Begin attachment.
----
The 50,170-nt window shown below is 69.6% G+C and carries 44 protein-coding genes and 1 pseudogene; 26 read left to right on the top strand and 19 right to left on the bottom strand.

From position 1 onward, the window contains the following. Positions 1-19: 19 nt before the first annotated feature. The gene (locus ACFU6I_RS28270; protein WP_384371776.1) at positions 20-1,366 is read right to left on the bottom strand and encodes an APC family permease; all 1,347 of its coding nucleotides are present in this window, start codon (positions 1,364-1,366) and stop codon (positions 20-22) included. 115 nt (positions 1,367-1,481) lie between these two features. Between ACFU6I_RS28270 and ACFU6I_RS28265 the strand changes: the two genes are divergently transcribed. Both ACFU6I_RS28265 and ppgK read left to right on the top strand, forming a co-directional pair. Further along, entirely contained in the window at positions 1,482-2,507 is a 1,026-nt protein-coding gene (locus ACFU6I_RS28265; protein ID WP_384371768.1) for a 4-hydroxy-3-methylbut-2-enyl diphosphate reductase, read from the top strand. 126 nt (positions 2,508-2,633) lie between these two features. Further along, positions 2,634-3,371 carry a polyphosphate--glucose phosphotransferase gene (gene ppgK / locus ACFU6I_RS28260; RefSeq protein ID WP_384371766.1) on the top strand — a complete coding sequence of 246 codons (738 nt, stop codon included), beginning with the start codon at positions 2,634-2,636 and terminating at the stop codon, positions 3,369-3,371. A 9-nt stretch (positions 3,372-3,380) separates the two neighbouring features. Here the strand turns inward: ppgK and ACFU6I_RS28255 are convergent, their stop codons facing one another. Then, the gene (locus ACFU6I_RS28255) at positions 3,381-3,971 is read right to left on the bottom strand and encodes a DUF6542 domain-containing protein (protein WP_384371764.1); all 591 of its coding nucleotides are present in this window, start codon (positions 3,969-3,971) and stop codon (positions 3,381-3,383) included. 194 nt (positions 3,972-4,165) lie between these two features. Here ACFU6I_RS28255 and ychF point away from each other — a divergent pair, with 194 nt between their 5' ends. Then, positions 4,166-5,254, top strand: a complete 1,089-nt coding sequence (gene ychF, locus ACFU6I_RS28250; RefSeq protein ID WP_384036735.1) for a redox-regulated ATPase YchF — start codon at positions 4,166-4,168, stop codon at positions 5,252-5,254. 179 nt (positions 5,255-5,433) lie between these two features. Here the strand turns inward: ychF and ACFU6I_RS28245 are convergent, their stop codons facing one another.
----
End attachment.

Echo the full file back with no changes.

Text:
The 50,170-nt window shown below is 69.6% G+C and carries 44 protein-coding genes and 1 pseudogene; 26 read left to right on the top strand and 19 right to left on the bottom strand.

From position 1 onward, the window contains the following. Positions 1-19: 19 nt before the first annotated feature. The gene (locus ACFU6I_RS28270; protein WP_384371776.1) at positions 20-1,366 is read right to left on the bottom strand and encodes an APC family permease; all 1,347 of its coding nucleotides are present in this window, start codon (positions 1,364-1,366) and stop codon (positions 20-22) included. 115 nt (positions 1,367-1,481) lie between these two features. Between ACFU6I_RS28270 and ACFU6I_RS28265 the strand changes: the two genes are divergently transcribed. Both ACFU6I_RS28265 and ppgK read left to right on the top strand, forming a co-directional pair. Further along, entirely contained in the window at positions 1,482-2,507 is a 1,026-nt protein-coding gene (locus ACFU6I_RS28265; protein ID WP_384371768.1) for a 4-hydroxy-3-methylbut-2-enyl diphosphate reductase, read from the top strand. 126 nt (positions 2,508-2,633) lie between these two features. Further along, positions 2,634-3,371 carry a polyphosphate--glucose phosphotransferase gene (gene ppgK / locus ACFU6I_RS28260; RefSeq protein ID WP_384371766.1) on the top strand — a complete coding sequence of 246 codons (738 nt, stop codon included), beginning with the start codon at positions 2,634-2,636 and terminating at the stop codon, positions 3,369-3,371. A 9-nt stretch (positions 3,372-3,380) separates the two neighbouring features. Here the strand turns inward: ppgK and ACFU6I_RS28255 are convergent, their stop codons facing one another. Then, the gene (locus ACFU6I_RS28255) at positions 3,381-3,971 is read right to left on the bottom strand and encodes a DUF6542 domain-containing protein (protein WP_384371764.1); all 591 of its coding nucleotides are present in this window, start codon (positions 3,969-3,971) and stop codon (positions 3,381-3,383) included. 194 nt (positions 3,972-4,165) lie between these two features. Here ACFU6I_RS28255 and ychF point away from each other — a divergent pair, with 194 nt between their 5' ends. Then, positions 4,166-5,254, top strand: a complete 1,089-nt coding sequence (gene ychF, locus ACFU6I_RS28250; RefSeq protein ID WP_384036735.1) for a redox-regulated ATPase YchF — start codon at positions 4,166-4,168, stop codon at positions 5,252-5,254. 179 nt (positions 5,255-5,433) lie between these two features. Here the strand turns inward: ychF and ACFU6I_RS28245 are convergent, their stop codons facing one another.